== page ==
“I think for anyone who comes in close contact with him, you cannot but feel very pained by his demise. It appears that good people don’t seem to live long; there are a lot of people in Edo State who, looking back, can tell you that Capt. Hosa made them. What is more interesting is that he did demonstrate that you don’t have to be in government to impact positively the lives of people around you. Capt. Hosa showed that you can impact more than a government can do. He was an example of the Edo fighting spirit. He was a self-made man. He enjoyed creating and adding value; he wasn’t a red thinker and he had verifiable business addresses across the country, providing jobs for thousands of young men and women,” Oshiomhole said.
The former governor added that for the real Edo man, the death of Capt. Hosa was a huge loss, further describing him as a detribalised Nigerian.
A former Director-General of the National Agency for the Prohibition of Trafficking in Persons (NAPTIP), Julie Okah-Donli, narrated her encounter with the late Capt. Hosa while he was alive, describing him as a great humanitarian with a big heart.
“The deceased was like my father, my mentor. I met him many years ago. We met through my cousin, the late Diepreye Alamieyeseigha, and coincidentally I was close to his business partner, who was my classmate, Tunde Ayeni. So, our path kept on crossing from time to time and we just got close. We had that father-daughter relationship.
“He was the grand patron of the Roost Foundation. He was to be the chairman the day the foundation was launched but unfortunately he was ill and asked his executive director to represent him. Capt. Hosa kept talking to us on the phone, asking how it went and what he could do to make things work better. He was a great humanitarian, a philanthropist, as you all know.
“I was heartbroken when I heard about his demise. I knew he was ill but somehow I was hoping God was going to do a miracle and he would come back home alive. As a matter of fact, I planned to visit him in September but he did not wait for me. He allowed the August visitor into his house to take him away from us. His death was very devastating, very sad. It is one death that I have refused to let go; I will mourn him for a very long time.
“Thankfully, Capt. Hosa brought all his children together; they had a beautiful relationship. They are all very close and I pray that they will continue to be close because that is what Captain would have wanted.
“I pray that they would be consoled by the fact that their father was a great man loved by all and respected by all; his goodwill will continue to live after him. I pray to God to continue to give them strength to overcome this painful loss,” Julie Okah-Donli said.
Also, a former governor of Borno State, Senator Ali Modu Sheriff, in his tribute, explained his relationship with the deceased, describing him as a man of peace.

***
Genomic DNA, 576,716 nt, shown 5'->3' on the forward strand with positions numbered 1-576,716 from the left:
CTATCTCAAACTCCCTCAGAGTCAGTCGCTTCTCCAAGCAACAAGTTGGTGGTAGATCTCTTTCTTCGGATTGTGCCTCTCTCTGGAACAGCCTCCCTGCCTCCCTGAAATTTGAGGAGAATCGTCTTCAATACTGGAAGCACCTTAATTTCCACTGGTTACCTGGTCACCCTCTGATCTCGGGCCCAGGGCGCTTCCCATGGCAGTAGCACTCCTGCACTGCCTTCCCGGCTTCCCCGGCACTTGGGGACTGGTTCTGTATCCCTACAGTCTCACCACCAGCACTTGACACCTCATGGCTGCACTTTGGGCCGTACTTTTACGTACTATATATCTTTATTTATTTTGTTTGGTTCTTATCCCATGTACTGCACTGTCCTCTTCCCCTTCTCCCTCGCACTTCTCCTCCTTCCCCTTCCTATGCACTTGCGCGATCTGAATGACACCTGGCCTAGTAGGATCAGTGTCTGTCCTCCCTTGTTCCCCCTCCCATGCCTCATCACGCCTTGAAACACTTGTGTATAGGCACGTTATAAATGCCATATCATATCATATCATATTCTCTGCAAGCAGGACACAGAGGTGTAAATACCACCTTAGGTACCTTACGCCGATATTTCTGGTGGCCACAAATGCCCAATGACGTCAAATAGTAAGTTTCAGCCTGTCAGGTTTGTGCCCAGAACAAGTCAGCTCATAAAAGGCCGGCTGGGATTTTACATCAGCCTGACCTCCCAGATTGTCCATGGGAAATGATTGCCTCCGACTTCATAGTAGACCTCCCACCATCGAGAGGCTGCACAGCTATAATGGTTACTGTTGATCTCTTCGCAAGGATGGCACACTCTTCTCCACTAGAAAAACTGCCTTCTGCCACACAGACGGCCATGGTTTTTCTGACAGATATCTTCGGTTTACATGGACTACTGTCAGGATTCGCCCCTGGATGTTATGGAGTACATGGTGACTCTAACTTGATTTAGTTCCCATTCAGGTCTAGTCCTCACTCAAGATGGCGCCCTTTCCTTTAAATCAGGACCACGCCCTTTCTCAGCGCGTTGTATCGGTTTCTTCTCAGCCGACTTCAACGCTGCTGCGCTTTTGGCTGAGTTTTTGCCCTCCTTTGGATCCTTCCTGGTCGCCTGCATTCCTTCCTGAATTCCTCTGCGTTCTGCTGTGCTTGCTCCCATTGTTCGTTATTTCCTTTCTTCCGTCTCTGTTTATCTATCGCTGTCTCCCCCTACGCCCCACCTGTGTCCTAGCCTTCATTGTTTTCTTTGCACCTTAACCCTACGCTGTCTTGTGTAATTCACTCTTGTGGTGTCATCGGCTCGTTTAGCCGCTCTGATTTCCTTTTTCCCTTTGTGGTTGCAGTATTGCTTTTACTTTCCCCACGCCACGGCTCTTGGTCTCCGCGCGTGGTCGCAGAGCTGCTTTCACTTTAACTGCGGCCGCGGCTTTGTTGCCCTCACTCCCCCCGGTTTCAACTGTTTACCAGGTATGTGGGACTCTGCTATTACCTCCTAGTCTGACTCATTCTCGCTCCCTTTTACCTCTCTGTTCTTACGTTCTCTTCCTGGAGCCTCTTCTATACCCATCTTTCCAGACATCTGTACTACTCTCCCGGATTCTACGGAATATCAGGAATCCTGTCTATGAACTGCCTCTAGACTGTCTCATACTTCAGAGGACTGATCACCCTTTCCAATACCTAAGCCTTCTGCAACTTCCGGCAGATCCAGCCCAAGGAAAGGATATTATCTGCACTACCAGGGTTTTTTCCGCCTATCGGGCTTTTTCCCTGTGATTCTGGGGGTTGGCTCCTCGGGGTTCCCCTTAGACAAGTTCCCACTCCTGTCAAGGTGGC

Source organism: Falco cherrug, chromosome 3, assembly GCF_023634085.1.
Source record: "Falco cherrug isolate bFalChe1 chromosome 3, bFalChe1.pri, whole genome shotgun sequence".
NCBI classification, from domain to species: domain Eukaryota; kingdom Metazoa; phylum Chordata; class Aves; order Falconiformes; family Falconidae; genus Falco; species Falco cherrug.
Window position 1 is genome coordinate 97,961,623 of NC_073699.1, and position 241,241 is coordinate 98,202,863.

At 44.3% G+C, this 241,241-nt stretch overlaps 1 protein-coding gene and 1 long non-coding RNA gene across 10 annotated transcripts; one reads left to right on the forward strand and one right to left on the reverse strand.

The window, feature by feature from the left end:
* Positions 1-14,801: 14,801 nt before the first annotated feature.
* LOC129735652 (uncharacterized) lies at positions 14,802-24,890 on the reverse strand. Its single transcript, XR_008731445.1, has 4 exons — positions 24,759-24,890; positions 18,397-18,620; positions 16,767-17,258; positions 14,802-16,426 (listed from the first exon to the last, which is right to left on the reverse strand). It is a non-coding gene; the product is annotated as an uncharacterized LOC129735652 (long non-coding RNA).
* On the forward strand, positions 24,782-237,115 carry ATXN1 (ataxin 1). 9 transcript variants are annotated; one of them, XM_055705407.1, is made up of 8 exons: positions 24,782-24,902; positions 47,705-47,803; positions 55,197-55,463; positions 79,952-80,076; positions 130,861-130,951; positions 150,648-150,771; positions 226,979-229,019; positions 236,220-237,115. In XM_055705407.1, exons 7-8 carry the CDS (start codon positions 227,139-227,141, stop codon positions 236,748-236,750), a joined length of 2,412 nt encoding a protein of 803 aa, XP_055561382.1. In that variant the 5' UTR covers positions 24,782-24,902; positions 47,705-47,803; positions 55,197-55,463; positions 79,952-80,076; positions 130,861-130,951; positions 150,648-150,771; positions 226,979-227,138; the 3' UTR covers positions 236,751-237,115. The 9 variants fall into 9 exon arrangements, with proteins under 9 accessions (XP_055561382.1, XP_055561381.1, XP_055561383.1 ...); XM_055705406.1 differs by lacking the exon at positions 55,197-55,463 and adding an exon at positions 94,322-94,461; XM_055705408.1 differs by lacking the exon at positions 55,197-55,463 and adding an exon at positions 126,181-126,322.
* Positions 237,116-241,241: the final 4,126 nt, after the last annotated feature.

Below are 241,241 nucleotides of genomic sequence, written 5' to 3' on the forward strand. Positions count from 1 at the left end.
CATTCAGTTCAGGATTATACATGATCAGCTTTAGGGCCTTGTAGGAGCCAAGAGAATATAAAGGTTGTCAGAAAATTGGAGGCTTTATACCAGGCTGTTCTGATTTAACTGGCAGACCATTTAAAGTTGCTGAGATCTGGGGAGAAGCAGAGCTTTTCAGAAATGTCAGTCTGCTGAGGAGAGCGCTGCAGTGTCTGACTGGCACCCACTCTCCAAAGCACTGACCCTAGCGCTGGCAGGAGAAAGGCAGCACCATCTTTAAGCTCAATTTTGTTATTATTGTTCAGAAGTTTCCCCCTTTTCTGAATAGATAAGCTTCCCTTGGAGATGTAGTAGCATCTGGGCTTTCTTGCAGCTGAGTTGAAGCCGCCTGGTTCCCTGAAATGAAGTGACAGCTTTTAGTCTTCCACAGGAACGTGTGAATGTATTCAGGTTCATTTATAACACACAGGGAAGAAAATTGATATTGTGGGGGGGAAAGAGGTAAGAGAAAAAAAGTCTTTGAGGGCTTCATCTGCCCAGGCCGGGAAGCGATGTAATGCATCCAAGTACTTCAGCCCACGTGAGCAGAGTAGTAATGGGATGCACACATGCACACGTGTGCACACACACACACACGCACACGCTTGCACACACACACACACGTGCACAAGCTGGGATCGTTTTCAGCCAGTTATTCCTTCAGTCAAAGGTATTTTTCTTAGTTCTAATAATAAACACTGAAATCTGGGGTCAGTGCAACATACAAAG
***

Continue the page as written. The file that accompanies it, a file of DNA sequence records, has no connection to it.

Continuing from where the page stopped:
“I met the late Capt. Hosa sometime in 1986. I went to the late Aikhomu and he introduced me to Capt. Hosa. I found him to be a very transparent person and from there we started relating. Sometimes, he came to my office and home in Lagos and gradually we became very close friends. From the time I met him till today, I didn’t find anybody who said this is what Capt. Hosa did that was bad. He was a man of peace. God created some human beings with a large heart.
“Each time Capt. Hosa came to me, he was always concerned about other people’s problems and how to solve them. He would call me saying, ‘Sheriff, you must do this.’ He was concerned about others while he kept his personal problems to himself. His death is a great loss to the nation. I visited him four times in London. I felt very sad when I heard that he has passed on. This is one man that cared for everybody. It will be difficult to find someone like him.”
Mohammed Abacha expressed sadness over Capt. Hosa’s death, saying he was a jolly fellow.
“I met Capt. Hosa when I was in the university; he was already a young pilot then and was flying for Okada Airline. He used to fly us on Lagos-Kano route as a youngster and we became friendly through someone who was already a pilot. This was over 30 years. Since then we became brothers and friends. Our relationship grew stronger and stronger,” he said.
A former House of Representatives member, Johnson Ehiozuwa Agbonayinma, said the deceased did not want to see anyone sad while alive.
“Can one really describe Capt. Hosa? He was irreplaceable; there is no other captain that can be like him in all ramifications. He was not just a friend but also a big brother that would cover your shame in any form. You can’t come to him and leave the same way you came. I wake up every day wondering why good people don’t last. Capt. Hosa didn’t want to see anybody sad. He was a true friend and was dear to me; he took care of my family. He was the reason I came back to Nigeria. He funded my trip; he gave me money to bring my family back to Nigeria. He set up a security company, Westminster, and said that I should head it. I never asked Capt. Hosa for money and I never lacked.”
In a heart-rending sermon during the burial service titled ‘Life is a Mystery’, Apostle Ekwueme Goodheart Obi enjoined Nigerians to always remember that life is a gift and live to please God and humanity.
“We all that are alive are indebted to God as no one owns his or her life. Life is a gift and we would render stewardship one day on how we used the life given unto us all. Life is like a vapour; we have to be careful about life,” he said.
Born in 1958, the late Capt. Hosa died on August 8, 2021, in the United Kingdom at 63 years during a brief illness. He was buried last Saturday in Benin City.